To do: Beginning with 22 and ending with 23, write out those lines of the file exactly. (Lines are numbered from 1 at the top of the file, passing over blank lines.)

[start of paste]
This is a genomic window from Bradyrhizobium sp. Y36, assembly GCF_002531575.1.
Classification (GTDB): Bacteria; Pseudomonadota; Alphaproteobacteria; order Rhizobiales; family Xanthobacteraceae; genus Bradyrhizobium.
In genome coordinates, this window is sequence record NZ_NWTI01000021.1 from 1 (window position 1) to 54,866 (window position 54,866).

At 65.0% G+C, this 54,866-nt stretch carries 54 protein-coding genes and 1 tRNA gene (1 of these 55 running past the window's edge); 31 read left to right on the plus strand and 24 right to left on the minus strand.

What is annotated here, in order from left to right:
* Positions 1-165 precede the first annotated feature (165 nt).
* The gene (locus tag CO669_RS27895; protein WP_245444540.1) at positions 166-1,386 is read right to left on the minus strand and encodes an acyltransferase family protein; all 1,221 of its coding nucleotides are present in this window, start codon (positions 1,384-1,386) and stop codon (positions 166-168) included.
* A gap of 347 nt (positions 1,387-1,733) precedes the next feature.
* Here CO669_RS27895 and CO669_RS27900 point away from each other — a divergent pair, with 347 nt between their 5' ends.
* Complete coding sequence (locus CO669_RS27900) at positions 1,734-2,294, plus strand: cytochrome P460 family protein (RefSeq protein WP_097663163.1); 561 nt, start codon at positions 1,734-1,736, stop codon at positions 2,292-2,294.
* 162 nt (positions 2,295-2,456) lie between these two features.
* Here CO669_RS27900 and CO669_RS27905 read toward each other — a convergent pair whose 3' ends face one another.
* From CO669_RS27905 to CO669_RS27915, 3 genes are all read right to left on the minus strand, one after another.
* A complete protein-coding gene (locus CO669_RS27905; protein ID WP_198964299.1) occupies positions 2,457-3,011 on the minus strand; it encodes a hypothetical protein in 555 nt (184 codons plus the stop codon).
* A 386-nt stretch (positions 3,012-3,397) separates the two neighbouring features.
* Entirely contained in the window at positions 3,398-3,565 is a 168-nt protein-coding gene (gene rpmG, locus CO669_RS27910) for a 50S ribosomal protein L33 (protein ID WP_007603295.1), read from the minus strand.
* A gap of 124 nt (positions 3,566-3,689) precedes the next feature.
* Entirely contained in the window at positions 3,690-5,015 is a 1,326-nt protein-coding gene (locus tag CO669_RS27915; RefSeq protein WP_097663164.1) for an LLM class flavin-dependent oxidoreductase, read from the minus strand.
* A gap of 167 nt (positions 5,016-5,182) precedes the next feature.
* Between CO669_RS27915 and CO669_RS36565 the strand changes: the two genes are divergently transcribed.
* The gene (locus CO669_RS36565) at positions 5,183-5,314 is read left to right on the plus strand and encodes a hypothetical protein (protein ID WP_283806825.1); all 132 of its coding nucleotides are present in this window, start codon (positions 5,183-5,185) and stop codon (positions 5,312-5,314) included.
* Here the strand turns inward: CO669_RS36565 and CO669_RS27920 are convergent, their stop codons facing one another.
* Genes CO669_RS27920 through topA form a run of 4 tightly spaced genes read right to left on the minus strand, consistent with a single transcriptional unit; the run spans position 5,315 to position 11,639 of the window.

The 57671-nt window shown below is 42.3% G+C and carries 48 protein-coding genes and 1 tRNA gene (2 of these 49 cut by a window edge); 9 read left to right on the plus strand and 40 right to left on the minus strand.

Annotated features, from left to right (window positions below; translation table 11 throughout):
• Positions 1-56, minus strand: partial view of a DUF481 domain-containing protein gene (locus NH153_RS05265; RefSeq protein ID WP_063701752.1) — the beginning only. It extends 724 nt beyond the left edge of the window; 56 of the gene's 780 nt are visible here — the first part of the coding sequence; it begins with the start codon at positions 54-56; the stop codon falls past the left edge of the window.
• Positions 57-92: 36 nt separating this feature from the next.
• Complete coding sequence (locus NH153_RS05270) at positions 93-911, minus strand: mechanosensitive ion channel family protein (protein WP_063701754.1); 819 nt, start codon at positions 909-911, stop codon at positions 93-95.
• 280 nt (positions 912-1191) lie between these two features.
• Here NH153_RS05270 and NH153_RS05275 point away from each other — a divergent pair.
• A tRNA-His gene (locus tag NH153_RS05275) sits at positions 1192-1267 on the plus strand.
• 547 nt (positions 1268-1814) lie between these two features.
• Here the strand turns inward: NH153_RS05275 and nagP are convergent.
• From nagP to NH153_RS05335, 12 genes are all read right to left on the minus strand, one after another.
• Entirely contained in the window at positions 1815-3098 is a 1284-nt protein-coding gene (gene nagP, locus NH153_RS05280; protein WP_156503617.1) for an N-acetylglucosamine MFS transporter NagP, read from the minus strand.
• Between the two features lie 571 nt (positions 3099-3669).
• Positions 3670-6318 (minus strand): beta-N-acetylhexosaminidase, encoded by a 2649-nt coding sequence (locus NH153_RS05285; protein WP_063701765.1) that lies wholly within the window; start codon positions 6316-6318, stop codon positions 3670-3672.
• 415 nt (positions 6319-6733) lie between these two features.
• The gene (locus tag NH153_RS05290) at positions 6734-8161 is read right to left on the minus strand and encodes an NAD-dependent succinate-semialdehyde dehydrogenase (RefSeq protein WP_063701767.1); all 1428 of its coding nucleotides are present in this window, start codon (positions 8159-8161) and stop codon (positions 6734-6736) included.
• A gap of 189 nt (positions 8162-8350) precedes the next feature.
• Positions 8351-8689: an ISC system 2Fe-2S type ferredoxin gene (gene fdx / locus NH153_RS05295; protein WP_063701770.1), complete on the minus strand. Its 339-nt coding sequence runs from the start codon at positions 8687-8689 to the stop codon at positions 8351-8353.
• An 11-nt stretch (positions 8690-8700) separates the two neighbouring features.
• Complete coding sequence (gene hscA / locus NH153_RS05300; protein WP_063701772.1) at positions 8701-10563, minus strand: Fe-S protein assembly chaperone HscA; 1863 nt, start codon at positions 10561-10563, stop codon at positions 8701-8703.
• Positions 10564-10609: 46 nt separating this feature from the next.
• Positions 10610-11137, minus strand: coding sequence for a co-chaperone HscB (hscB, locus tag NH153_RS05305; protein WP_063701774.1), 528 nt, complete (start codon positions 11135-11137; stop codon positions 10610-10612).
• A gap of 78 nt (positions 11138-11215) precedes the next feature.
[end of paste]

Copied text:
* Here the strand turns inward: CO669_RS36565 and CO669_RS27920 are convergent, their stop codons facing one another.
* Genes CO669_RS27920 through topA form a run of 4 tightly spaced genes read right to left on the minus strand, consistent with a single transcriptional unit; the run spans position 5,315 to position 11,639 of the window.